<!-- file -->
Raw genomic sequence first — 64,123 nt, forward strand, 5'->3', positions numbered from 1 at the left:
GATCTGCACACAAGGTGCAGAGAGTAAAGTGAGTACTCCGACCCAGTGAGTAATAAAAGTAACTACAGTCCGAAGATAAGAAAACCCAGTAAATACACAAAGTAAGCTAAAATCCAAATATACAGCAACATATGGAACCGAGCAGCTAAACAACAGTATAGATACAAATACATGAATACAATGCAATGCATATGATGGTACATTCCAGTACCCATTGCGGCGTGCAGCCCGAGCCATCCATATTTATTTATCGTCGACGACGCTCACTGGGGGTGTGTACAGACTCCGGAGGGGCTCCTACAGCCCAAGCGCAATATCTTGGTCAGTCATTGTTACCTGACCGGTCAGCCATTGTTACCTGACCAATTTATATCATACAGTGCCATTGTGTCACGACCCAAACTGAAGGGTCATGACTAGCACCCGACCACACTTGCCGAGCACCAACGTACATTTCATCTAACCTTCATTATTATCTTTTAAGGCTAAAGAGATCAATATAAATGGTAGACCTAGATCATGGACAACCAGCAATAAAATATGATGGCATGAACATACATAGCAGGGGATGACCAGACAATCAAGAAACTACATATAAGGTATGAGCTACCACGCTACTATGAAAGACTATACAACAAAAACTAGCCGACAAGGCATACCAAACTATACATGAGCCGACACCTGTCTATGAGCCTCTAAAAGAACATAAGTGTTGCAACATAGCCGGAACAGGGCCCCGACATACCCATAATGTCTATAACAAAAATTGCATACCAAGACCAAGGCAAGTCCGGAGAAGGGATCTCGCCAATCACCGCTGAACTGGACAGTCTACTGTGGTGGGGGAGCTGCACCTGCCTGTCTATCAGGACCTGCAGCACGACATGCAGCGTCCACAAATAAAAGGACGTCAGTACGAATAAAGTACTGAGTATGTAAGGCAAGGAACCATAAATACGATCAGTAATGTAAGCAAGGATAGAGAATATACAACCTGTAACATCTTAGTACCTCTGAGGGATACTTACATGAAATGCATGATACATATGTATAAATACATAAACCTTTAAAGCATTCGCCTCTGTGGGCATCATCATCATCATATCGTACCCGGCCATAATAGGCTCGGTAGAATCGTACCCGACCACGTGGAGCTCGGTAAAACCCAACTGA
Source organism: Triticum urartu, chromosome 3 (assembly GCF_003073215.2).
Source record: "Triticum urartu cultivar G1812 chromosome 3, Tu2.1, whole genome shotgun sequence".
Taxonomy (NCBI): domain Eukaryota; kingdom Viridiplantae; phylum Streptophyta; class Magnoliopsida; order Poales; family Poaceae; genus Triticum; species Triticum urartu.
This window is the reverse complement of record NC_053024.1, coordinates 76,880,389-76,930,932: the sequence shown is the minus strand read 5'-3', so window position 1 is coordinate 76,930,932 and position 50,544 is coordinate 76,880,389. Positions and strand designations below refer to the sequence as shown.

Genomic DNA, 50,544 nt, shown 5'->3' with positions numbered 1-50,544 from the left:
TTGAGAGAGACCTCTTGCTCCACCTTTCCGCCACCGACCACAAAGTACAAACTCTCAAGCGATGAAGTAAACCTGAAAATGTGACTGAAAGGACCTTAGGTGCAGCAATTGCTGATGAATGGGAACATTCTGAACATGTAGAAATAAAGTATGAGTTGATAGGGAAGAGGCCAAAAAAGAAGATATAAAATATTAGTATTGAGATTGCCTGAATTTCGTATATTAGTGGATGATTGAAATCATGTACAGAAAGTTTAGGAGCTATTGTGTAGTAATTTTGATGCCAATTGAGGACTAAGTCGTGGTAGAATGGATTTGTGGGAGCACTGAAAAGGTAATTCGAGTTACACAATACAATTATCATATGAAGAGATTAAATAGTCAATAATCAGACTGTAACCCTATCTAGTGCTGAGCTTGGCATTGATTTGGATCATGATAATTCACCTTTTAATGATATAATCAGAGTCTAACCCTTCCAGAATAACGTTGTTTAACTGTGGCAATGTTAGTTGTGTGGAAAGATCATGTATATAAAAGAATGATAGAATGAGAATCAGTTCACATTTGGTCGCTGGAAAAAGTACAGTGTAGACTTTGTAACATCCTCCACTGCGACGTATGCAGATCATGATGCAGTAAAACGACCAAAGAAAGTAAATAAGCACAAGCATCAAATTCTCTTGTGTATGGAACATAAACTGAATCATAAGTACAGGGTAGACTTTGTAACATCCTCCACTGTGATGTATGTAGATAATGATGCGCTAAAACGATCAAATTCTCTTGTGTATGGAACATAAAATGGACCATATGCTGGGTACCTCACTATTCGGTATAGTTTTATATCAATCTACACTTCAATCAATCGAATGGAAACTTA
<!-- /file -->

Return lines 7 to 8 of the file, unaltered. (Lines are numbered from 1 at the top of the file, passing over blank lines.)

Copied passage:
Genomic DNA, 50,544 nt, shown 5'->3' with positions numbered 1-50,544 from the left:
TTGAGAGAGACCTCTTGCTCCACCTTTCCGCCACCGACCACAAAGTACAAACTCTCAAGCGATGAAGTAAACCTGAAAATGTGACTGAAAGGACCTTAGGTGCAGCAATTGCTGATGAATGGGAACATTCTGAACATGTAGAAATAAAGTATGAGTTGATAGGGAAGAGGCCAAAAAAGAAGATATAAAATATTAGTATTGAGATTGCCTGAATTTCGTATATTAGTGGATGATTGAAATCATGTACAGAAAGTTTAGGAGCTATTGTGTAGTAATTTTGATGCCAATTGAGGACTAAGTCGTGGTAGAATGGATTTGTGGGAGCACTGAAAAGGTAATTCGAGTTACACAATACAATTATCATATGAAGAGATTAAATAGTCAATAATCAGACTGTAACCCTATCTAGTGCTGAGCTTGGCATTGATTTGGATCATGATAATTCACCTTTTAATGATATAATCAGAGTCTAACCCTTCCAGAATAACGTTGTTTAACTGTGGCAATGTTAGTTGTGTGGAAAGATCATGTATATAAAAGAATGATAGAATGAGAATCAGTTCACATTTGGTCGCTGGAAAAAGTACAGTGTAGACTTTGTAACATCCTCCACTGCGACGTATGCAGATCATGATGCAGTAAAACGACCAAAGAAAGTAAATAAGCACAAGCATCAAATTCTCTTGTGTATGGAACATAAACTGAATCATAAGTACAGGGTAGACTTTGTAACATCCTCCACTGTGATGTATGTAGATAATGATGCGCTAAAACGATCAAATTCTCTTGTGTATGGAACATAAAATGGACCATATGCTGGGTACCTCACTATTCGGTATAGTTTTATATCAATCTACACTTCAATCAATCGAATGGAAACTTA